An Actress in Occupied Paris
The winner of nine literary awards in France, including the Prix Simone Veil, celebrating a woman of action, Bérénice 1934–44: An Actress in Occupied Paris is Isabelle Stibbe’s poignant debut novel. Now translated into English by Zack Rogow and Renée Morel, Bérénice 1934–44 reveals a young woman’s struggle to fulfill her career aspirations while concealing herself in war-torn France.
Bérénice yearns to become an actress, but her parents insist that career is not proper for a girl. She defies her Jewish family to become the leading younger actress in the Comédie-Française, France’s most renowned theater, right when the Nazis occupy France. Bérénice hides her true identity and last name to avoid detection. Living in a world without tolerance and torn between two lovers, Bérénice must choose between her passion for the stage, and her allegiance to freedom and to her Jewish heritage.
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Her life was transformed overnight, she was surrounded by fifty new friends, fellow students in the first through third years, bound by a brand new camaraderie. Her triumph made her popular, and to that was added the next day, as Madame Lignières had announced, the news item in Ars Nova magazine. Just a brief item—after all, it wasn’t about the exit exam, far more celebrated—but it was from the influential pen of the fearsome Jean-René Daunat:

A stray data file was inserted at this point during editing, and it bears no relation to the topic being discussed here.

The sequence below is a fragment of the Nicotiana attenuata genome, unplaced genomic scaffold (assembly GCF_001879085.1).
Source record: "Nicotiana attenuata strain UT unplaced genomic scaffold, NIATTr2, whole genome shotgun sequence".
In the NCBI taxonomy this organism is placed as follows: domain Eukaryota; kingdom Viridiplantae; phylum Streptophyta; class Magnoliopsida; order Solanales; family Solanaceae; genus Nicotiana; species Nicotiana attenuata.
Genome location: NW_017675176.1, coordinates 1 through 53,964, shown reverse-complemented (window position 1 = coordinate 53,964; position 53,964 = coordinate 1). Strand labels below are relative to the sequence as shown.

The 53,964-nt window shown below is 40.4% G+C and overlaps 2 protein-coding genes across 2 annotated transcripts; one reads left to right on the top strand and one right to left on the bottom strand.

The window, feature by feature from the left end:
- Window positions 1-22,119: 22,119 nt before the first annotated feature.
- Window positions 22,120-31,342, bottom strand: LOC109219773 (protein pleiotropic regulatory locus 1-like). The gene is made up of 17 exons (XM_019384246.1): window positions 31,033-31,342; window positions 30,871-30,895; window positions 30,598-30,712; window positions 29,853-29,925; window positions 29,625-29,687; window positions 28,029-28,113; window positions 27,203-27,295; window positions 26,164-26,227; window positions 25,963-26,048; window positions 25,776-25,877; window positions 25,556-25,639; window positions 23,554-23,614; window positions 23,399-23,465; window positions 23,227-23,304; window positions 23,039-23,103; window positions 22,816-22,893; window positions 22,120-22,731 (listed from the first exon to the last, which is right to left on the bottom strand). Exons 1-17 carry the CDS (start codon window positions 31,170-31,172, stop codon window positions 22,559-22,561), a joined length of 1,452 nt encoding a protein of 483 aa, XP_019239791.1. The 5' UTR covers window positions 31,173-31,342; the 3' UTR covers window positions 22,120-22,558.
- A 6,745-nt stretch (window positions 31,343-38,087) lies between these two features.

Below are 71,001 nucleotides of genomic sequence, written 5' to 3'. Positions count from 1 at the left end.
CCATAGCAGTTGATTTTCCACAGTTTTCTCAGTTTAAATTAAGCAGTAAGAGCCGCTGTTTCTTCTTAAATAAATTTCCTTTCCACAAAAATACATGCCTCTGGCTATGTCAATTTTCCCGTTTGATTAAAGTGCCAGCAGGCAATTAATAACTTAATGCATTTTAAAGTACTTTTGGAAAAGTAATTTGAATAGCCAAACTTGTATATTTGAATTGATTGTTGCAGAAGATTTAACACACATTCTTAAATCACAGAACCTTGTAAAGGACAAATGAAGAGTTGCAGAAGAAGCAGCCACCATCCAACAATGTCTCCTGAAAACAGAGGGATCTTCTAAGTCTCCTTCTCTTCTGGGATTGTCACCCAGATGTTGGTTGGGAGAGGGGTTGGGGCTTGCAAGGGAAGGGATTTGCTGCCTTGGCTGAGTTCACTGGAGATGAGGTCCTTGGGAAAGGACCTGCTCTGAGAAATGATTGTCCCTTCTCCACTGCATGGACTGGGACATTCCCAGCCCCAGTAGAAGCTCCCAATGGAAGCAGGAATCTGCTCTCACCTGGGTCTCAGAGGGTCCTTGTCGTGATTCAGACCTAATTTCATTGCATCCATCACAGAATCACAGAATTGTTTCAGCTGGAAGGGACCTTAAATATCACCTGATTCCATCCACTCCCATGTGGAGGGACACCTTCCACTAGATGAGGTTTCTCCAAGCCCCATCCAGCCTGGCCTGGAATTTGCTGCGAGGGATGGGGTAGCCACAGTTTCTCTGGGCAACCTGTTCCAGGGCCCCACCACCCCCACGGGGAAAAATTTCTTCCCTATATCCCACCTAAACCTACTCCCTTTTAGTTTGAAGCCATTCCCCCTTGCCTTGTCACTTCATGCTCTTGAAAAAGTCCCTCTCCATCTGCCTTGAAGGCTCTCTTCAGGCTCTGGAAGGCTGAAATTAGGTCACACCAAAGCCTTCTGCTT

“The entrance exam! Just imagine what anxiety it provokes, what hopes it elicits, what memories it creates! Why? It is of decisive importance: admission is the first step to success, the ‘open sesame’ to a first prize and then being signed by the Comédie-Française or the Odéon. With failure comes discouragement you never recover from.
“That is certainly not what awaits the beautiful and luminous young lady who appeared for the first time before the Conservatory’s jury. Bérénice de Lignières—remember that name.
“Her judiciously chosen excerpts allowed her to dominate the competition. I detected her strong temperament in the role of Camille, combined with born instinct as Iphigenia. I was amazed by the authority she showed in this role, arduous even for more experienced actresses.
“Mademoiselle de Lignières was ranked first among all admitted students. Her beginner’s attempt was a masterful attempt. If this young woman with ← 48 | 49 → her predestined given name...
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